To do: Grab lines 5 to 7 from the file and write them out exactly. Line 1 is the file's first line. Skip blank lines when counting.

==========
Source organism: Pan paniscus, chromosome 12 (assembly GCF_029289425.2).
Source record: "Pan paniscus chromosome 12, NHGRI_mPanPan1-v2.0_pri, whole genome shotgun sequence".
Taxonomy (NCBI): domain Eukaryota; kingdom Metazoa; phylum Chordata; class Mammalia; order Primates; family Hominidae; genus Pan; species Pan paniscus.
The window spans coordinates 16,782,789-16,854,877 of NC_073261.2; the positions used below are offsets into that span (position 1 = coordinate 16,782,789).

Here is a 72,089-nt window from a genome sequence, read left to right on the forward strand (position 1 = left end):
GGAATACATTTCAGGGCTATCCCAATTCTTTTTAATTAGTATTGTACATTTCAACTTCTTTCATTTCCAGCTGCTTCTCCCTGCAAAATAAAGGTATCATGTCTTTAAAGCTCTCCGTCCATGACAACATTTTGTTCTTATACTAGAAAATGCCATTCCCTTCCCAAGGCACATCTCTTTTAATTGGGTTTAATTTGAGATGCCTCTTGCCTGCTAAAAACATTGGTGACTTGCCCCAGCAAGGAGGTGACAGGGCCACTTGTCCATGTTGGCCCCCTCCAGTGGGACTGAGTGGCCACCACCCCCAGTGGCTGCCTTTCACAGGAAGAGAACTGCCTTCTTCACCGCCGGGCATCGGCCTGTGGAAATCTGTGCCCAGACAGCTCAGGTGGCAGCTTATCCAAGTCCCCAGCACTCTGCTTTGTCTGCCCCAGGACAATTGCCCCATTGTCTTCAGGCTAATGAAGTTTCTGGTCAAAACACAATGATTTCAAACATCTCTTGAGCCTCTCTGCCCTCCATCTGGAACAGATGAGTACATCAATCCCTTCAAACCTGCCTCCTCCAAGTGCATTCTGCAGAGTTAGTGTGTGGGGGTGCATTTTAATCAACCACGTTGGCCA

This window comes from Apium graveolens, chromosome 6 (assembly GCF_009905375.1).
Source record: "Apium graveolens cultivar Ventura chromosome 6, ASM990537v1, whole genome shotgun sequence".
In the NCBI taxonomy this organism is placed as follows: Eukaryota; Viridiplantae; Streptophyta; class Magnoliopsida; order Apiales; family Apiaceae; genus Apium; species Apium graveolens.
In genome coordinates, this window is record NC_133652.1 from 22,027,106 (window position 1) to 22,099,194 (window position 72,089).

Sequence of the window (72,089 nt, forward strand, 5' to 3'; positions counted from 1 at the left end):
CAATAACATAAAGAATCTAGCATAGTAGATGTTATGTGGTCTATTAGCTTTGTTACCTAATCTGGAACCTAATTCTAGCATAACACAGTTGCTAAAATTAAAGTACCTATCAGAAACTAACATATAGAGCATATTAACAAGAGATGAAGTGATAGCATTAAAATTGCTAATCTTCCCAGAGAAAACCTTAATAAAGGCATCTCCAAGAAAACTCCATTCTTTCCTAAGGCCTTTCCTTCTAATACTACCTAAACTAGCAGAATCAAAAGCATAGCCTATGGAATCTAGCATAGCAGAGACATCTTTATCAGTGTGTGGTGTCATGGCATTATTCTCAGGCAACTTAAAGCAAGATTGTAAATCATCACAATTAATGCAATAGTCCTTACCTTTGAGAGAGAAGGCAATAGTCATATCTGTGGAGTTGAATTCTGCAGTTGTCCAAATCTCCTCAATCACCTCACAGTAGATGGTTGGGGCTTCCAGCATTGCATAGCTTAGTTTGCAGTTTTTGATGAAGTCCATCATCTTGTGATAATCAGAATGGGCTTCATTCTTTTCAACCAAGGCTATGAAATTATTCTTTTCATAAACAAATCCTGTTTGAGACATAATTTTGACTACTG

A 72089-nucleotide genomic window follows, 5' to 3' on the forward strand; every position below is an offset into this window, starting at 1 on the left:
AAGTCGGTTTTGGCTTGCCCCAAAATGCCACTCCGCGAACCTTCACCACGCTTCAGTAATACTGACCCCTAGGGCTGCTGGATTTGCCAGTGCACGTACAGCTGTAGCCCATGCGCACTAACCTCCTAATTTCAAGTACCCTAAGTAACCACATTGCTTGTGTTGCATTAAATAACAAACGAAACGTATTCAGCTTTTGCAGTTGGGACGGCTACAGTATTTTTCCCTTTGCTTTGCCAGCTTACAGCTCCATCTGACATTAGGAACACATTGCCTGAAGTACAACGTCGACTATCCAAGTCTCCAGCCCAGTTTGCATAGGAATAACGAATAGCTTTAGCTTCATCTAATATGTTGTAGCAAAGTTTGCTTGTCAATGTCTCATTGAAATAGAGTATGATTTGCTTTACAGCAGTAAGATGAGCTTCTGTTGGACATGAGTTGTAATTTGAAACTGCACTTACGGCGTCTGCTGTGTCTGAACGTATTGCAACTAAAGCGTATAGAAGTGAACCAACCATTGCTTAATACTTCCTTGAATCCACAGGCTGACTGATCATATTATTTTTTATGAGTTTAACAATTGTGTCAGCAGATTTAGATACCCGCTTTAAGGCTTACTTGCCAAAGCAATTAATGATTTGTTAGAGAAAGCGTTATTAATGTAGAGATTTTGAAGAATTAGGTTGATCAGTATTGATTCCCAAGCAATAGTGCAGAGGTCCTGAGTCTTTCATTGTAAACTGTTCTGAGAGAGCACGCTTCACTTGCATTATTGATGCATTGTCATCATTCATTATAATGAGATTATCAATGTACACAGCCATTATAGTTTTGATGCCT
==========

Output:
Here is a 72,089-nt window from a genome sequence, read left to right on the forward strand (position 1 = left end):
GGAATACATTTCAGGGCTATCCCAATTCTTTTTAATTAGTATTGTACATTTCAACTTCTTTCATTTCCAGCTGCTTCTCCCTGCAAAATAAAGGTATCATGTCTTTAAAGCTCTCCGTCCATGACAACATTTTGTTCTTATACTAGAAAATGCCATTCCCTTCCCAAGGCACATCTCTTTTAATTGGGTTTAATTTGAGATGCCTCTTGCCTGCTAAAAACATTGGTGACTTGCCCCAGCAAGGAGGTGACAGGGCCACTTGTCCATGTTGGCCCCCTCCAGTGGGACTGAGTGGCCACCACCCCCAGTGGCTGCCTTTCACAGGAAGAGAACTGCCTTCTTCACCGCCGGGCATCGGCCTGTGGAAATCTGTGCCCAGACAGCTCAGGTGGCAGCTTATCCAAGTCCCCAGCACTCTGCTTTGTCTGCCCCAGGACAATTGCCCCATTGTCTTCAGGCTAATGAAGTTTCTGGTCAAAACACAATGATTTCAAACATCTCTTGAGCCTCTCTGCCCTCCATCTGGAACAGATGAGTACATCAATCCCTTCAAACCTGCCTCCTCCAAGTGCATTCTGCAGAGTTAGTGTGTGGGGGTGCATTTTAATCAACCACGTTGGCCA

This window comes from Apium graveolens, chromosome 6 (assembly GCF_009905375.1).